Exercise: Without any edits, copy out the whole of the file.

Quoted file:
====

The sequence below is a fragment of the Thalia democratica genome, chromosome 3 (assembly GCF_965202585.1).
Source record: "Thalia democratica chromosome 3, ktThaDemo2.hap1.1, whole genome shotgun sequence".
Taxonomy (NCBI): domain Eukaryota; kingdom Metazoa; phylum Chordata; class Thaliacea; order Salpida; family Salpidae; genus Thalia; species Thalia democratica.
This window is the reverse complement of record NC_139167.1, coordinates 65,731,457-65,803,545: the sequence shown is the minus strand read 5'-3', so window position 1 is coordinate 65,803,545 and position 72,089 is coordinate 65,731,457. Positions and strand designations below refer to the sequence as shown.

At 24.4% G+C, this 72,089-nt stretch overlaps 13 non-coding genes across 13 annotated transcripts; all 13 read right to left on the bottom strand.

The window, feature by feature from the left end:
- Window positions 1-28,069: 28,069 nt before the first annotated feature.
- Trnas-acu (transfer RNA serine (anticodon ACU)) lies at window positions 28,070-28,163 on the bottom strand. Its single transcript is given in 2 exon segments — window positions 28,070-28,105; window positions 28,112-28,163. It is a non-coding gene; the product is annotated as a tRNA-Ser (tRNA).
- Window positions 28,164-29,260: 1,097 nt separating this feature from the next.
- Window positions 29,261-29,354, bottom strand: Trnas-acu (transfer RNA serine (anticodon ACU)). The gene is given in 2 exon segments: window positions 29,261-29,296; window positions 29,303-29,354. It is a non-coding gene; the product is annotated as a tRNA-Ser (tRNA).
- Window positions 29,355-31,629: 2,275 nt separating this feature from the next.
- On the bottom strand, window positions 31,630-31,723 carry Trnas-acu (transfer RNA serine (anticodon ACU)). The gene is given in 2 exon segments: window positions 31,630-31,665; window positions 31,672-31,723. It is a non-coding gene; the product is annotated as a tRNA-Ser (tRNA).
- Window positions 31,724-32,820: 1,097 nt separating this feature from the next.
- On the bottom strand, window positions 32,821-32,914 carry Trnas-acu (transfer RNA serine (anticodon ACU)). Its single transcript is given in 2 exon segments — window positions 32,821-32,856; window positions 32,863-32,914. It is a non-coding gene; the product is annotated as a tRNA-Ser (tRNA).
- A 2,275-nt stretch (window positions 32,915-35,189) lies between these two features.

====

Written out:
The sequence below is a fragment of the Thalia democratica genome, chromosome 3 (assembly GCF_965202585.1).
Source record: "Thalia democratica chromosome 3, ktThaDemo2.hap1.1, whole genome shotgun sequence".
Taxonomy (NCBI): domain Eukaryota; kingdom Metazoa; phylum Chordata; class Thaliacea; order Salpida; family Salpidae; genus Thalia; species Thalia democratica.
This window is the reverse complement of record NC_139167.1, coordinates 65,731,457-65,803,545: the sequence shown is the minus strand read 5'-3', so window position 1 is coordinate 65,803,545 and position 72,089 is coordinate 65,731,457. Positions and strand designations below refer to the sequence as shown.

At 24.4% G+C, this 72,089-nt stretch overlaps 13 non-coding genes across 13 annotated transcripts; all 13 read right to left on the bottom strand.

The window, feature by feature from the left end:
- Window positions 1-28,069: 28,069 nt before the first annotated feature.
- Trnas-acu (transfer RNA serine (anticodon ACU)) lies at window positions 28,070-28,163 on the bottom strand. Its single transcript is given in 2 exon segments — window positions 28,070-28,105; window positions 28,112-28,163. It is a non-coding gene; the product is annotated as a tRNA-Ser (tRNA).
- Window positions 28,164-29,260: 1,097 nt separating this feature from the next.
- Window positions 29,261-29,354, bottom strand: Trnas-acu (transfer RNA serine (anticodon ACU)). The gene is given in 2 exon segments: window positions 29,261-29,296; window positions 29,303-29,354. It is a non-coding gene; the product is annotated as a tRNA-Ser (tRNA).
- Window positions 29,355-31,629: 2,275 nt separating this feature from the next.
- On the bottom strand, window positions 31,630-31,723 carry Trnas-acu (transfer RNA serine (anticodon ACU)). The gene is given in 2 exon segments: window positions 31,630-31,665; window positions 31,672-31,723. It is a non-coding gene; the product is annotated as a tRNA-Ser (tRNA).
- Window positions 31,724-32,820: 1,097 nt separating this feature from the next.
- On the bottom strand, window positions 32,821-32,914 carry Trnas-acu (transfer RNA serine (anticodon ACU)). Its single transcript is given in 2 exon segments — window positions 32,821-32,856; window positions 32,863-32,914. It is a non-coding gene; the product is annotated as a tRNA-Ser (tRNA).
- A 2,275-nt stretch (window positions 32,915-35,189) lies between these two features.